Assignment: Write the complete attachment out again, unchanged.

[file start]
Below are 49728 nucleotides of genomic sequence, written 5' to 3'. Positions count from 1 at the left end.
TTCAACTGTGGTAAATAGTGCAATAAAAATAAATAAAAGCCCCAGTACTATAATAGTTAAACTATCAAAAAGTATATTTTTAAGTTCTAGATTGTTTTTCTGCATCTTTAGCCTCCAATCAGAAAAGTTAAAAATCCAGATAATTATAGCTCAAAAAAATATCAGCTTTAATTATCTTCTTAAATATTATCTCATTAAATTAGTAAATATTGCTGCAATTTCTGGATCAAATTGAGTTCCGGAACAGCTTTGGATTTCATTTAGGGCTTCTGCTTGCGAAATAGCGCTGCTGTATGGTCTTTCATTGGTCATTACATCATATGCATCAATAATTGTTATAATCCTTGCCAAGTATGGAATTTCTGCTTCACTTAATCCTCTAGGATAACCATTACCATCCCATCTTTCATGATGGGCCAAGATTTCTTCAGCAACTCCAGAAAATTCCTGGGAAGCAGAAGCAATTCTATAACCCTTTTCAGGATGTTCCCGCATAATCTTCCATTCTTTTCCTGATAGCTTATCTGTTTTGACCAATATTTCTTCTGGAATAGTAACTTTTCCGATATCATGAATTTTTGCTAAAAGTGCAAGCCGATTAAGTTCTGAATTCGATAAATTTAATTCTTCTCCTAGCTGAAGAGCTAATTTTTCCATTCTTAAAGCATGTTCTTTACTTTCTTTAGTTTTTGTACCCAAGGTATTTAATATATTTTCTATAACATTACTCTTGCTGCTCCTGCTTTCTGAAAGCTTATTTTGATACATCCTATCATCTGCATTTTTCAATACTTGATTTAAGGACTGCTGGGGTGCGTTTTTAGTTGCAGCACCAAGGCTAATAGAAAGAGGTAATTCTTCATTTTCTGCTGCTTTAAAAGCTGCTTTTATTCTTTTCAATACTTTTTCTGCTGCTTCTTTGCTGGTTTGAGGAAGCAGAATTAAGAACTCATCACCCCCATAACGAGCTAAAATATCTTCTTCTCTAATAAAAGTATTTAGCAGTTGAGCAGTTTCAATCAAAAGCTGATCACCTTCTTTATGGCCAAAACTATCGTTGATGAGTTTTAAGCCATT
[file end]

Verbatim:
Below are 49728 nucleotides of genomic sequence, written 5' to 3'. Positions count from 1 at the left end.
TTCAACTGTGGTAAATAGTGCAATAAAAATAAATAAAAGCCCCAGTACTATAATAGTTAAACTATCAAAAAGTATATTTTTAAGTTCTAGATTGTTTTTCTGCATCTTTAGCCTCCAATCAGAAAAGTTAAAAATCCAGATAATTATAGCTCAAAAAAATATCAGCTTTAATTATCTTCTTAAATATTATCTCATTAAATTAGTAAATATTGCTGCAATTTCTGGATCAAATTGAGTTCCGGAACAGCTTTGGATTTCATTTAGGGCTTCTGCTTGCGAAATAGCGCTGCTGTATGGTCTTTCATTGGTCATTACATCATATGCATCAATAATTGTTATAATCCTTGCCAAGTATGGAATTTCTGCTTCACTTAATCCTCTAGGATAACCATTACCATCCCATCTTTCATGATGGGCCAAGATTTCTTCAGCAACTCCAGAAAATTCCTGGGAAGCAGAAGCAATTCTATAACCCTTTTCAGGATGTTCCCGCATAATCTTCCATTCTTTTCCTGATAGCTTATCTGTTTTGACCAATATTTCTTCTGGAATAGTAACTTTTCCGATATCATGAATTTTTGCTAAAAGTGCAAGCCGATTAAGTTCTGAATTCGATAAATTTAATTCTTCTCCTAGCTGAAGAGCTAATTTTTCCATTCTTAAAGCATGTTCTTTACTTTCTTTAGTTTTTGTACCCAAGGTATTTAATATATTTTCTATAACATTACTCTTGCTGCTCCTGCTTTCTGAAAGCTTATTTTGATACATCCTATCATCTGCATTTTTCAATACTTGATTTAAGGACTGCTGGGGTGCGTTTTTAGTTGCAGCACCAAGGCTAATAGAAAGAGGTAATTCTTCATTTTCTGCTGCTTTAAAAGCTGCTTTTATTCTTTTCAATACTTTTTCTGCTGCTTCTTTGCTGGTTTGAGGAAGCAGAATTAAGAACTCATCACCCCCATAACGAGCTAAAATATCTTCTTCTCTAATAAAAGTATTTAGCAGTTGAGCAGTTTCAATCAAAAGCTGATCACCTTCTTTATGGCCAAAACTATCGTTGATGAGTTTTAAGCCATT